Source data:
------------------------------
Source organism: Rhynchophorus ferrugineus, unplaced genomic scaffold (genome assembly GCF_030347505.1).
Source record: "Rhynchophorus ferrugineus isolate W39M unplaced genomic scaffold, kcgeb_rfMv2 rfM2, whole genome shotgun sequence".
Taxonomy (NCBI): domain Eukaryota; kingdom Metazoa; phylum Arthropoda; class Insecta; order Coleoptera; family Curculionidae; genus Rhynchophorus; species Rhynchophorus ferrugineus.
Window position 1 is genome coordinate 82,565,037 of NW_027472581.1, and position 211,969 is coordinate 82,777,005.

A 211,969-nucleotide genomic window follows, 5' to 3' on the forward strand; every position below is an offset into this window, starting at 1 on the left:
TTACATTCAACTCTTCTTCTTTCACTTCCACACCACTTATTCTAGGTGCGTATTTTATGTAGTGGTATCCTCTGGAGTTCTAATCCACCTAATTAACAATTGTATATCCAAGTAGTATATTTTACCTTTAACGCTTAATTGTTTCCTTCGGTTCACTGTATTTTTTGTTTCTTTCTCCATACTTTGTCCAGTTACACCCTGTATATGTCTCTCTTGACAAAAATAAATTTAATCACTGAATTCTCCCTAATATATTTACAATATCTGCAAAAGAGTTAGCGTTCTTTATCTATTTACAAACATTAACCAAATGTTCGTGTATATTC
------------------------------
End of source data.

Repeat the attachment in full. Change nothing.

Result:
Source organism: Rhynchophorus ferrugineus, unplaced genomic scaffold (genome assembly GCF_030347505.1).
Source record: "Rhynchophorus ferrugineus isolate W39M unplaced genomic scaffold, kcgeb_rfMv2 rfM2, whole genome shotgun sequence".
Taxonomy (NCBI): domain Eukaryota; kingdom Metazoa; phylum Arthropoda; class Insecta; order Coleoptera; family Curculionidae; genus Rhynchophorus; species Rhynchophorus ferrugineus.
Window position 1 is genome coordinate 82,565,037 of NW_027472581.1, and position 211,969 is coordinate 82,777,005.

A 211,969-nucleotide genomic window follows, 5' to 3' on the forward strand; every position below is an offset into this window, starting at 1 on the left:
TTACATTCAACTCTTCTTCTTTCACTTCCACACCACTTATTCTAGGTGCGTATTTTATGTAGTGGTATCCTCTGGAGTTCTAATCCACCTAATTAACAATTGTATATCCAAGTAGTATATTTTACCTTTAACGCTTAATTGTTTCCTTCGGTTCACTGTATTTTTTGTTTCTTTCTCCATACTTTGTCCAGTTACACCCTGTATATGTCTCTCTTGACAAAAATAAATTTAATCACTGAATTCTCCCTAATATATTTACAATATCTGCAAAAGAGTTAGCGTTCTTTATCTATTTACAAACATTAACCAAATGTTCGTGTATATTC